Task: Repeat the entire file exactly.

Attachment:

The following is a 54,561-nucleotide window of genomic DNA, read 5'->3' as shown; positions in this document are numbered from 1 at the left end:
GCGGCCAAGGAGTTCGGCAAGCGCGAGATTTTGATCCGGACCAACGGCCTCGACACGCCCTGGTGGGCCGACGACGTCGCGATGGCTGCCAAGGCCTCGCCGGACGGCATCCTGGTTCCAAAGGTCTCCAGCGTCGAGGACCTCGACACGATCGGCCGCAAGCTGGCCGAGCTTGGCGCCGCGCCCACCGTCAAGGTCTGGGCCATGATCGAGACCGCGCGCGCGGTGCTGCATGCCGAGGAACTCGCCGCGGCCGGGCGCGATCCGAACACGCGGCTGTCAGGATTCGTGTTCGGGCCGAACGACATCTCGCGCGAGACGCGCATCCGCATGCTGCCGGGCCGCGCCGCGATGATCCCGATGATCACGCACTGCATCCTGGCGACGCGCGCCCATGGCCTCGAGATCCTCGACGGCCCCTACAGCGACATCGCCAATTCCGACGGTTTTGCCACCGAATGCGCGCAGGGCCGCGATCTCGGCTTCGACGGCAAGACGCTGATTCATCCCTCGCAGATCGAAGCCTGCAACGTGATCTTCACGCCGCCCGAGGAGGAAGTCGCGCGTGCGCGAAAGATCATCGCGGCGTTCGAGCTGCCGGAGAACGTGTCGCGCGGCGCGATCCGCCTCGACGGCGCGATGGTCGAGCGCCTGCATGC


The following is a 54,561-nucleotide window of genomic DNA, read 5'->3' as shown; positions in this document are numbered from 1 at the left end:
GCGGCCAAGGAGTTCGGCAAGCGCGAGATTTTGATCCGGACCAACGGCCTCGACACGCCCTGGTGGGCCGACGACGTCGCGATGGCTGCCAAGGCCTCGCCGGACGGCATCCTGGTTCCAAAGGTCTCCAGCGTCGAGGACCTCGACACGATCGGCCGCAAGCTGGCCGAGCTTGGCGCCGCGCCCACCGTCAAGGTCTGGGCCATGATCGAGACCGCGCGCGCGGTGCTGCATGCCGAGGAACTCGCCGCGGCCGGGCGCGATCCGAACACGCGGCTGTCAGGATTCGTGTTCGGGCCGAACGACATCTCGCGCGAGACGCGCATCCGCATGCTGCCGGGCCGCGCCGCGATGATCCCGATGATCACGCACTGCATCCTGGCGACGCGCGCCCATGGCCTCGAGATCCTCGACGGCCCCTACAGCGACATCGCCAATTCCGACGGTTTTGCCACCGAATGCGCGCAGGGCCGCGATCTCGGCTTCGACGGCAAGACGCTGATTCATCCCTCGCAGATCGAAGCCTGCAACGTGATCTTCACGCCGCCCGAGGAGGAAGTCGCGCGTGCGCGAAAGATCATCGCGGCGTTCGAGCTGCCGGAGAACGTGTCGCGCGGCGCGATCCGCCTCGACGGCGCGATGGTCGAGCGCCTGCATGC